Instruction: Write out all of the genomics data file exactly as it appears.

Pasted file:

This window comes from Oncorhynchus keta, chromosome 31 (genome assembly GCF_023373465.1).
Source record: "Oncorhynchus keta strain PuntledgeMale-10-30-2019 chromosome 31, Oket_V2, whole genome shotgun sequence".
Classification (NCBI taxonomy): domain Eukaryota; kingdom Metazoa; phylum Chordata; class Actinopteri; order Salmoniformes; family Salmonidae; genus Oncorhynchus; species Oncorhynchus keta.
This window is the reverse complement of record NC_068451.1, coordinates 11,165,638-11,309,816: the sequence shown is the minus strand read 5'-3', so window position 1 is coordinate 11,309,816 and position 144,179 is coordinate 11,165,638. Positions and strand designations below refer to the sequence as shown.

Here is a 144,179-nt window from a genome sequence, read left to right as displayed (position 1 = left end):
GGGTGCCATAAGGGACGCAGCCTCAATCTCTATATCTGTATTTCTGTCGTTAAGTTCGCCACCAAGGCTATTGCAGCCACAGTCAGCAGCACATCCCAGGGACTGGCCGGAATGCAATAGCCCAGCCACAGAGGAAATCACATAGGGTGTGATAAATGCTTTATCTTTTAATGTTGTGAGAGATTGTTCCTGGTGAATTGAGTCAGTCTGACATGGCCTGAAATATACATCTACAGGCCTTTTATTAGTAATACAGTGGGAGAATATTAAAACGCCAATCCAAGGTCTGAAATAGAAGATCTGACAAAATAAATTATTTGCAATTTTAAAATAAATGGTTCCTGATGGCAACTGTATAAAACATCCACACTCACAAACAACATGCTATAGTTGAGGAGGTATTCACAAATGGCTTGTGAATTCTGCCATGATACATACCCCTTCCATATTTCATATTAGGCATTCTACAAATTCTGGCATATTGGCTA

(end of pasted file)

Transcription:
This window comes from Oncorhynchus keta, chromosome 31 (genome assembly GCF_023373465.1).
Source record: "Oncorhynchus keta strain PuntledgeMale-10-30-2019 chromosome 31, Oket_V2, whole genome shotgun sequence".
Classification (NCBI taxonomy): domain Eukaryota; kingdom Metazoa; phylum Chordata; class Actinopteri; order Salmoniformes; family Salmonidae; genus Oncorhynchus; species Oncorhynchus keta.
This window is the reverse complement of record NC_068451.1, coordinates 11,165,638-11,309,816: the sequence shown is the minus strand read 5'-3', so window position 1 is coordinate 11,309,816 and position 144,179 is coordinate 11,165,638. Positions and strand designations below refer to the sequence as shown.

Here is a 144,179-nt window from a genome sequence, read left to right as displayed (position 1 = left end):
GGGTGCCATAAGGGACGCAGCCTCAATCTCTATATCTGTATTTCTGTCGTTAAGTTCGCCACCAAGGCTATTGCAGCCACAGTCAGCAGCACATCCCAGGGACTGGCCGGAATGCAATAGCCCAGCCACAGAGGAAATCACATAGGGTGTGATAAATGCTTTATCTTTTAATGTTGTGAGAGATTGTTCCTGGTGAATTGAGTCAGTCTGACATGGCCTGAAATATACATCTACAGGCCTTTTATTAGTAATACAGTGGGAGAATATTAAAACGCCAATCCAAGGTCTGAAATAGAAGATCTGACAAAATAAATTATTTGCAATTTTAAAATAAATGGTTCCTGATGGCAACTGTATAAAACATCCACACTCACAAACAACATGCTATAGTTGAGGAGGTATTCACAAATGGCTTGTGAATTCTGCCATGATACATACCCCTTCCATATTTCATATTAGGCATTCTACAAATTCTGGCATATTGGCTA